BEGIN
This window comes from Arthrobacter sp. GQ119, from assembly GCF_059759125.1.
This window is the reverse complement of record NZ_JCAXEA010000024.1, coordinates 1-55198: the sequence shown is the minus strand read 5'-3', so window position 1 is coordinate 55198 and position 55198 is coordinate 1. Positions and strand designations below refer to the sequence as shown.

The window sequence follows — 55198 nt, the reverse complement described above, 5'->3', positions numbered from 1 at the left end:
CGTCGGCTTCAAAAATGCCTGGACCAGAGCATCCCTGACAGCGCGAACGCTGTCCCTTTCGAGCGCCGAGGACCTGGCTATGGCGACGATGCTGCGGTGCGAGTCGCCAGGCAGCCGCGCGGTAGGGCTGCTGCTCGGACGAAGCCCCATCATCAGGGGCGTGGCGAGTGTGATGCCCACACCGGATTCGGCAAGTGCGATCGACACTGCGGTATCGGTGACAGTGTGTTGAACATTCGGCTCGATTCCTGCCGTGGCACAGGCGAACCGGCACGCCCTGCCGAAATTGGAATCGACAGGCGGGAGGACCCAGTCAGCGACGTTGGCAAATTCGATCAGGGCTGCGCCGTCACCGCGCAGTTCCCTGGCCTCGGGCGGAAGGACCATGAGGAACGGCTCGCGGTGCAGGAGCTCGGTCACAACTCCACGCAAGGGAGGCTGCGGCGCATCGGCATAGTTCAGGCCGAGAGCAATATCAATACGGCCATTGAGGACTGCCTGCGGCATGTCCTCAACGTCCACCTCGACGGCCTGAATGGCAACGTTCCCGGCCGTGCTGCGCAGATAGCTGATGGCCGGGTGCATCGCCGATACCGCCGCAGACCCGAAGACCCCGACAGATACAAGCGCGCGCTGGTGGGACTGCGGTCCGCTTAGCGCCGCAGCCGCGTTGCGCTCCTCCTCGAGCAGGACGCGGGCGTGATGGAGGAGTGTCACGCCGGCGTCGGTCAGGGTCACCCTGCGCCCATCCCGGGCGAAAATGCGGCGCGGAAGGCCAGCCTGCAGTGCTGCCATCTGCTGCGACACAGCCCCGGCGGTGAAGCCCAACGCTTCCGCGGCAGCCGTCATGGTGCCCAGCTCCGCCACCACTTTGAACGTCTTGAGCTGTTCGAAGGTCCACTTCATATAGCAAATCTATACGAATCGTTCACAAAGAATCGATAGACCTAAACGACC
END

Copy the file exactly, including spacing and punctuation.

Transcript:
This window comes from Arthrobacter sp. GQ119, from assembly GCF_059759125.1.
This window is the reverse complement of record NZ_JCAXEA010000024.1, coordinates 1-55198: the sequence shown is the minus strand read 5'-3', so window position 1 is coordinate 55198 and position 55198 is coordinate 1. Positions and strand designations below refer to the sequence as shown.

The window sequence follows — 55198 nt, the reverse complement described above, 5'->3', positions numbered from 1 at the left end:
CGTCGGCTTCAAAAATGCCTGGACCAGAGCATCCCTGACAGCGCGAACGCTGTCCCTTTCGAGCGCCGAGGACCTGGCTATGGCGACGATGCTGCGGTGCGAGTCGCCAGGCAGCCGCGCGGTAGGGCTGCTGCTCGGACGAAGCCCCATCATCAGGGGCGTGGCGAGTGTGATGCCCACACCGGATTCGGCAAGTGCGATCGACACTGCGGTATCGGTGACAGTGTGTTGAACATTCGGCTCGATTCCTGCCGTGGCACAGGCGAACCGGCACGCCCTGCCGAAATTGGAATCGACAGGCGGGAGGACCCAGTCAGCGACGTTGGCAAATTCGATCAGGGCTGCGCCGTCACCGCGCAGTTCCCTGGCCTCGGGCGGAAGGACCATGAGGAACGGCTCGCGGTGCAGGAGCTCGGTCACAACTCCACGCAAGGGAGGCTGCGGCGCATCGGCATAGTTCAGGCCGAGAGCAATATCAATACGGCCATTGAGGACTGCCTGCGGCATGTCCTCAACGTCCACCTCGACGGCCTGAATGGCAACGTTCCCGGCCGTGCTGCGCAGATAGCTGATGGCCGGGTGCATCGCCGATACCGCCGCAGACCCGAAGACCCCGACAGATACAAGCGCGCGCTGGTGGGACTGCGGTCCGCTTAGCGCCGCAGCCGCGTTGCGCTCCTCCTCGAGCAGGACGCGGGCGTGATGGAGGAGTGTCACGCCGGCGTCGGTCAGGGTCACCCTGCGCCCATCCCGGGCGAAAATGCGGCGCGGAAGGCCAGCCTGCAGTGCTGCCATCTGCTGCGACACAGCCCCGGCGGTGAAGCCCAACGCTTCCGCGGCAGCCGTCATGGTGCCCAGCTCCGCCACCACTTTGAACGTCTTGAGCTGTTCGAAGGTCCACTTCATATAGCAAATCTATACGAATCGTTCACAAAGAATCGATAGACCTAAACGACC